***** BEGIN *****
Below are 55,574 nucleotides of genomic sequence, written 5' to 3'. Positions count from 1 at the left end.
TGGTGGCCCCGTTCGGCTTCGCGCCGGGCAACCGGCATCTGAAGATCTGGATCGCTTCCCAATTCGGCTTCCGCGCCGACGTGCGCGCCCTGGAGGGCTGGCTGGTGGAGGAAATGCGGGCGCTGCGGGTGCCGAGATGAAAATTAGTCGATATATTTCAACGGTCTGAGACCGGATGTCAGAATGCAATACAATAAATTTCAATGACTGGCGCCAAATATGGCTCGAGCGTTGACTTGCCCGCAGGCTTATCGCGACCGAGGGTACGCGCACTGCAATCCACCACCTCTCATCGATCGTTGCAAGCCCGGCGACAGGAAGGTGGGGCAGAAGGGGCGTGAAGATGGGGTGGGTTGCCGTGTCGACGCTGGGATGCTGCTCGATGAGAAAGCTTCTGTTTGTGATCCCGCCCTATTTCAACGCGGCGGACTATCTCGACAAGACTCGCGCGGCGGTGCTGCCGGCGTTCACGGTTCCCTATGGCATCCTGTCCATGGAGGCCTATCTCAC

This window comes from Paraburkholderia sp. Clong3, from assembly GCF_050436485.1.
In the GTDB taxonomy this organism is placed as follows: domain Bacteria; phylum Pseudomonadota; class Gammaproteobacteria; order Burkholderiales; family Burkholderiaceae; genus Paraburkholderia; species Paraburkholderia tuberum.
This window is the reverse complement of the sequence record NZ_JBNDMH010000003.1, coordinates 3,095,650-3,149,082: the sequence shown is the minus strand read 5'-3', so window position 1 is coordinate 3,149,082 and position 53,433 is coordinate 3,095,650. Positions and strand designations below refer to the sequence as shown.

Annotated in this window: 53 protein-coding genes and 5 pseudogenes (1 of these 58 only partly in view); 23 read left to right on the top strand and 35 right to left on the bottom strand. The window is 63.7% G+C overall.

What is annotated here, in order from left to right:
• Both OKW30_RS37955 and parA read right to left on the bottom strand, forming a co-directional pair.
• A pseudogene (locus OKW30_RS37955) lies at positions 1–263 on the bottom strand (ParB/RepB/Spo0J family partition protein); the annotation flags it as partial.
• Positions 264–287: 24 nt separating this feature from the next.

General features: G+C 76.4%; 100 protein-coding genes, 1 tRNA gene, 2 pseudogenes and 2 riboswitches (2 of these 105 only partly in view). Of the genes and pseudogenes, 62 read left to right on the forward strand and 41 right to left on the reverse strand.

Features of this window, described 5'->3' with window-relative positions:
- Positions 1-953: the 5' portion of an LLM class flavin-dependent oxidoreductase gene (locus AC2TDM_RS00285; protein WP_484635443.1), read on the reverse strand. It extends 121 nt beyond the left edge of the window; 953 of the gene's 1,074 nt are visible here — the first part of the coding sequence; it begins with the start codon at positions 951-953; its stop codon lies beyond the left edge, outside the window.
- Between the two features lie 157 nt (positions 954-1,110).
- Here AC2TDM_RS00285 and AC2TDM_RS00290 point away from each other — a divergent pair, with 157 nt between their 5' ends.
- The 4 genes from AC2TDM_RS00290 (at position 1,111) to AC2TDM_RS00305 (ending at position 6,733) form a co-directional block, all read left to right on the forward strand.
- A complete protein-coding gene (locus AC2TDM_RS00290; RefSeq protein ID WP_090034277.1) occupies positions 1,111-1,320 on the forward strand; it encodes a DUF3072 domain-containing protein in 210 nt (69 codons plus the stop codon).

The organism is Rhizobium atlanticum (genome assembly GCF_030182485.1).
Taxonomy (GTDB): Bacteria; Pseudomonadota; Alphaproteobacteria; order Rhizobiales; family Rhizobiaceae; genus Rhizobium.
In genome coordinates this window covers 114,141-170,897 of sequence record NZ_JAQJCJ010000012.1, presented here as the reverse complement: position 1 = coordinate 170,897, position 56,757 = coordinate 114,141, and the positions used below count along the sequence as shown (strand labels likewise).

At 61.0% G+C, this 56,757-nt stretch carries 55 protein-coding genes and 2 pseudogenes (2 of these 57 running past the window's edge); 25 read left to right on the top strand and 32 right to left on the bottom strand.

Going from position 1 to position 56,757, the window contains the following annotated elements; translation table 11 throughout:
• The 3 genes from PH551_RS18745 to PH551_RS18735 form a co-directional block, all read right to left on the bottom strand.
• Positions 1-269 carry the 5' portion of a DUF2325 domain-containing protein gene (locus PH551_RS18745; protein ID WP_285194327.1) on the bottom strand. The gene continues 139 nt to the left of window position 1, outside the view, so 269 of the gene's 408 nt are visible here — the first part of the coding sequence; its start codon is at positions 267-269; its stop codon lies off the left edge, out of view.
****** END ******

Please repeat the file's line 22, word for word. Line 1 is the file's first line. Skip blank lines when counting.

Going from position 1 to position 56,757, the window contains the following annotated elements; translation table 11 throughout: